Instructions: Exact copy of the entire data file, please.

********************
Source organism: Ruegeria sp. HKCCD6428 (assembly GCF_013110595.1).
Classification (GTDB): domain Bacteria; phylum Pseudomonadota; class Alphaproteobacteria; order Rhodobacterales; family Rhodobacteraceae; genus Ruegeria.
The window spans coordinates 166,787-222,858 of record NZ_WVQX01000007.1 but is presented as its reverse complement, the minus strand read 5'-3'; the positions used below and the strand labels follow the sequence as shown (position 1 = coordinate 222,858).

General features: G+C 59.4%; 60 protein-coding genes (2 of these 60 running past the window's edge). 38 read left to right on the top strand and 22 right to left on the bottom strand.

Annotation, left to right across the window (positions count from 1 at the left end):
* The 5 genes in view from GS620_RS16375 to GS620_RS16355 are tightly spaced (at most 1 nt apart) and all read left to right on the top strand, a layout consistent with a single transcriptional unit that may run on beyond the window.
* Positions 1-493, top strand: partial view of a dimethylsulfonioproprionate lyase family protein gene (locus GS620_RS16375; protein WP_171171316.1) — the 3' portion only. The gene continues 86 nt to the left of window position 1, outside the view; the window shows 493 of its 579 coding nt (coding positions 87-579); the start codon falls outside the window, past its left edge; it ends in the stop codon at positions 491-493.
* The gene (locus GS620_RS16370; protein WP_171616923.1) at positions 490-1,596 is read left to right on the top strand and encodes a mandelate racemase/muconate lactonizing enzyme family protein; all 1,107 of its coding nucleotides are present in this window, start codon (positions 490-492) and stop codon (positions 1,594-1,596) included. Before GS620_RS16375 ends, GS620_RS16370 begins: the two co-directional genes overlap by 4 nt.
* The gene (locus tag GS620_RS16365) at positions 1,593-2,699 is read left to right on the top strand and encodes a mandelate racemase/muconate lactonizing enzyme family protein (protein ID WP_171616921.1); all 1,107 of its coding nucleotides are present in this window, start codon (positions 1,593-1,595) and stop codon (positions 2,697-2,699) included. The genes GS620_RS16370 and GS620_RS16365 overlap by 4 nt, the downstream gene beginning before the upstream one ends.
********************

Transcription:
Source organism: Ruegeria sp. HKCCD6428 (assembly GCF_013110595.1).
Classification (GTDB): domain Bacteria; phylum Pseudomonadota; class Alphaproteobacteria; order Rhodobacterales; family Rhodobacteraceae; genus Ruegeria.
The window spans coordinates 166,787-222,858 of record NZ_WVQX01000007.1 but is presented as its reverse complement, the minus strand read 5'-3'; the positions used below and the strand labels follow the sequence as shown (position 1 = coordinate 222,858).

General features: G+C 59.4%; 60 protein-coding genes (2 of these 60 running past the window's edge). 38 read left to right on the top strand and 22 right to left on the bottom strand.

Annotation, left to right across the window (positions count from 1 at the left end):
* The 5 genes in view from GS620_RS16375 to GS620_RS16355 are tightly spaced (at most 1 nt apart) and all read left to right on the top strand, a layout consistent with a single transcriptional unit that may run on beyond the window.
* Positions 1-493, top strand: partial view of a dimethylsulfonioproprionate lyase family protein gene (locus GS620_RS16375; protein WP_171171316.1) — the 3' portion only. The gene continues 86 nt to the left of window position 1, outside the view; the window shows 493 of its 579 coding nt (coding positions 87-579); the start codon falls outside the window, past its left edge; it ends in the stop codon at positions 491-493.
* The gene (locus GS620_RS16370; protein WP_171616923.1) at positions 490-1,596 is read left to right on the top strand and encodes a mandelate racemase/muconate lactonizing enzyme family protein; all 1,107 of its coding nucleotides are present in this window, start codon (positions 490-492) and stop codon (positions 1,594-1,596) included. Before GS620_RS16375 ends, GS620_RS16370 begins: the two co-directional genes overlap by 4 nt.
* The gene (locus tag GS620_RS16365) at positions 1,593-2,699 is read left to right on the top strand and encodes a mandelate racemase/muconate lactonizing enzyme family protein (protein ID WP_171616921.1); all 1,107 of its coding nucleotides are present in this window, start codon (positions 1,593-1,595) and stop codon (positions 2,697-2,699) included. The genes GS620_RS16370 and GS620_RS16365 overlap by 4 nt, the downstream gene beginning before the upstream one ends.